Pesach cleaning is usually a drag. The concept of destroying every last chometz (leaven) particle from the house prior to the Pesach (Passover) holiday is symbolic of destroying the puffiness, or haughtiness in our own egos. At least that's what we're told to make us feel better about getting on our hands and knees scrubbing for hours at a stretch.
My own cleaning usually goes long into the night before Pesach. But this year, S., my wife2B, came over and lent me a helping hand. She's small and versatile, and can get to spots I could never reach...
Like on the countertops.
At one point, I came back to find a hand protruding from my fridge.
Looked in side, to find...
So, we finished at 11PM (a reasonable hour.) Then, the search for chometz began. This usually involves the children searching the house for ten little bits of chometz wrapped in paper. There is a little bracha (blessing) you say at the beginning of the search, and the children run through the house with candles finding them one by one. At the end, all of the chometz is nullified, and the next morning it is burned. Of course, Judaism doesn't really account for the older single living alone, like me. Traditionally people stayed home until bar mitzvah, and for some yeshivah, and then they were married and making more children right away.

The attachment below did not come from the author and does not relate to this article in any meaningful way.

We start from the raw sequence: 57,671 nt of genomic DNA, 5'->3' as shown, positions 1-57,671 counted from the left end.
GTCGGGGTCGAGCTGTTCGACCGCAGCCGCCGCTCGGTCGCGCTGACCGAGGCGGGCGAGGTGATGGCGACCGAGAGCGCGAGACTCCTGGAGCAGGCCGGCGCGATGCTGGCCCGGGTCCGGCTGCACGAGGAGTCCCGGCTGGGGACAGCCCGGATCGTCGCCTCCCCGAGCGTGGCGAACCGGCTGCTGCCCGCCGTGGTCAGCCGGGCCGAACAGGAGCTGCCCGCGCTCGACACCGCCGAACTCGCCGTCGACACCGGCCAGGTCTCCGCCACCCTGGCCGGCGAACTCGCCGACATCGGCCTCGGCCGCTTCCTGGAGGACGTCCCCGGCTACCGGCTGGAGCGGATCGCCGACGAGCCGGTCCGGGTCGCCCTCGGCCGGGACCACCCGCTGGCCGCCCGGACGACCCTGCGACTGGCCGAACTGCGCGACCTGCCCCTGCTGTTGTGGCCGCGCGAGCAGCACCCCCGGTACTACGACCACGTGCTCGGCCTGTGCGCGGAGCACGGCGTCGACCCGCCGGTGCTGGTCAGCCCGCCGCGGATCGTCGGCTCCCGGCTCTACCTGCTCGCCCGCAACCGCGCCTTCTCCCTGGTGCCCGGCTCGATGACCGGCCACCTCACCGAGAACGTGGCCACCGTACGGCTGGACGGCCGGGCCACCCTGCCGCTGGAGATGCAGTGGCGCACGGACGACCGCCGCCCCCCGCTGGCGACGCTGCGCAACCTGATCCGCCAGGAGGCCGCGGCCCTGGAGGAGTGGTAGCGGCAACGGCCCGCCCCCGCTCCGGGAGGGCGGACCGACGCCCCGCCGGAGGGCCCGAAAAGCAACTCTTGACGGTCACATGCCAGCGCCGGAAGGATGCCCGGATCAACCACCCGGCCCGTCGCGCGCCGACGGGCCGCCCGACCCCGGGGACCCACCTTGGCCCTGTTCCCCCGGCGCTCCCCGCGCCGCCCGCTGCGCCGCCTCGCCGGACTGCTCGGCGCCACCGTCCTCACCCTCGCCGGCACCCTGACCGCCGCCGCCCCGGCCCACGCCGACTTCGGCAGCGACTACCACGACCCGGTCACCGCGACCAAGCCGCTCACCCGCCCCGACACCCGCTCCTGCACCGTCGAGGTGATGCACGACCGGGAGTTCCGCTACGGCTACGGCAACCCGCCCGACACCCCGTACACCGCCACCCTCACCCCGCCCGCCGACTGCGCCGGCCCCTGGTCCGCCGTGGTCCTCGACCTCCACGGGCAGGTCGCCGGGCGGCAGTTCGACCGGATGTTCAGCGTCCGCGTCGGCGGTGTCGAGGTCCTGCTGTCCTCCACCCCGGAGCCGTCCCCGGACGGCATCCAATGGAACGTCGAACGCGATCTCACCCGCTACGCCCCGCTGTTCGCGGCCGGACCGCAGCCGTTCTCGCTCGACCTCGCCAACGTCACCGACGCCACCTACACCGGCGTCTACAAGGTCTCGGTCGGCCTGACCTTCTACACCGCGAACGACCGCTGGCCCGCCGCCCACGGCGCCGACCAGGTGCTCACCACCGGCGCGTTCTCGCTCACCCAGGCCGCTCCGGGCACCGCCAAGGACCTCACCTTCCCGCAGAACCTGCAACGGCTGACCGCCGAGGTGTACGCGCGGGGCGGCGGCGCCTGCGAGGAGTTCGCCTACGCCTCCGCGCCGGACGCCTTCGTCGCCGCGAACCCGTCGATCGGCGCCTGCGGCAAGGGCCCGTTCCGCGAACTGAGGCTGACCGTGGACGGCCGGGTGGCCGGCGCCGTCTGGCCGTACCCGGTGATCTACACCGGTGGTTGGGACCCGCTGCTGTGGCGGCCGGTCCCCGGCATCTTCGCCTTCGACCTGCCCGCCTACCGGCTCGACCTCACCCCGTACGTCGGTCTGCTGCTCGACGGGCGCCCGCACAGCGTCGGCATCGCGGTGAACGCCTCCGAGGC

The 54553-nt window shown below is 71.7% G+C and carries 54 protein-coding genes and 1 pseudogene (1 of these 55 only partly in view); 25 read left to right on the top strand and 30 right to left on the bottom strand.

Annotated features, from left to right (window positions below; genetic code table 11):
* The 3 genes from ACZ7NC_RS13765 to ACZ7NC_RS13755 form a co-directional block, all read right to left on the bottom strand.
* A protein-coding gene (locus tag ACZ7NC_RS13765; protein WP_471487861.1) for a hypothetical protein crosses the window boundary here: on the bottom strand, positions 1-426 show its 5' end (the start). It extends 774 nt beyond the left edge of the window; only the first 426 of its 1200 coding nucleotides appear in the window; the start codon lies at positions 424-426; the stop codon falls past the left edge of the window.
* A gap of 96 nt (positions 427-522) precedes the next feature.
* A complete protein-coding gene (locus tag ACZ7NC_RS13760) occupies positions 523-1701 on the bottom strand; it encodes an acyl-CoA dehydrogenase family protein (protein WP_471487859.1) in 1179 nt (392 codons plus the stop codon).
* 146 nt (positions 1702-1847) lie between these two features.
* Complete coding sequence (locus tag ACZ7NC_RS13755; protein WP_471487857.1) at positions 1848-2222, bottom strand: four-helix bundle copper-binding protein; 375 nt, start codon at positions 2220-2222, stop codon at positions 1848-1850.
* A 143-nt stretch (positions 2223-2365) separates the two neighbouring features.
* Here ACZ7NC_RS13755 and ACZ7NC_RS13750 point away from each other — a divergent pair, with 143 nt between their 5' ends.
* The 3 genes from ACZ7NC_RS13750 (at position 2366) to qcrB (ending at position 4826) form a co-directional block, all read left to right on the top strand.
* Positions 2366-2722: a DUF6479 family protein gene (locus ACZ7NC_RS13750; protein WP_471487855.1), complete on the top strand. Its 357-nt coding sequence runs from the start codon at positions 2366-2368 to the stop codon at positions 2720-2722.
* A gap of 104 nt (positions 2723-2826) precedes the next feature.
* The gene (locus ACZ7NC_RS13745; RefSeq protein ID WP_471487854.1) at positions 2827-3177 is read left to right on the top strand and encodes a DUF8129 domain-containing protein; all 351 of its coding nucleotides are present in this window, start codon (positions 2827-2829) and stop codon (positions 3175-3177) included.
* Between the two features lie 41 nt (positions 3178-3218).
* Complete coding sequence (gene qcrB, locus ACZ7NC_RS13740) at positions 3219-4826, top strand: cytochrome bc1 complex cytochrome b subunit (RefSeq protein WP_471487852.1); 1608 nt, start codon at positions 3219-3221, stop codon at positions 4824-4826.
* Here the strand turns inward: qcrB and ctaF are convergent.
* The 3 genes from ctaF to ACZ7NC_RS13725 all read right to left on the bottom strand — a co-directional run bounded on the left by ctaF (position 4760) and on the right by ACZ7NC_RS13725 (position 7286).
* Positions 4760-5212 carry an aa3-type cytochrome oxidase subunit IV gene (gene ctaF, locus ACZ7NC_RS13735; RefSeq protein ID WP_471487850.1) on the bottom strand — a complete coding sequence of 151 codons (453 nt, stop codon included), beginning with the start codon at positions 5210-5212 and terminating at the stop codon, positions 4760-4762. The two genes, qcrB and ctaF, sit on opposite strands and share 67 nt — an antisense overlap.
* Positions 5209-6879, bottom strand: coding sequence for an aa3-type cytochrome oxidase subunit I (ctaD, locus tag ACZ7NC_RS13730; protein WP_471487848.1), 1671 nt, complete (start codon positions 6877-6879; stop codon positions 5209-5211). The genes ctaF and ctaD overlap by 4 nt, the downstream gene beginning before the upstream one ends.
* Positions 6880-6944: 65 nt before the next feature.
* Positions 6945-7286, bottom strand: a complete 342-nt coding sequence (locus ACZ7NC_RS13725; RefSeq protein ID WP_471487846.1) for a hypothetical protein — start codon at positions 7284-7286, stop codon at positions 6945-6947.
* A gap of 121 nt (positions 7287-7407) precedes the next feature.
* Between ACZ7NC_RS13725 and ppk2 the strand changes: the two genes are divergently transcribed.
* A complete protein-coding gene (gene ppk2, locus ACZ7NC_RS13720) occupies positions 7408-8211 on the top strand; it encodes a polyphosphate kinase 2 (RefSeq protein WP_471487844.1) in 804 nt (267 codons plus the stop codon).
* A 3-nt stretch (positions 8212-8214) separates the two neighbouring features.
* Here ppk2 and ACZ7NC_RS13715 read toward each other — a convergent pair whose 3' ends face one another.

For the past decade, I've been forced to go through this ridiculous ritual where I hide the chometz from myself, then say the bracha, then find it right away. Eventually it turned into this wrote recitation:
1. Throw the chometz bits on the table.
2. "Barucha blah blah.."
3. Find the chometz on the table.
4. "Barucha blah blah..."
5. Throw them on the fire the next morning.
Of course, this year, I had S. to hide it from me, and we did a little "warmer colder" game. It was the first time I have actually smiled during my Pesach cleaning and chometz destructon since, well, forever.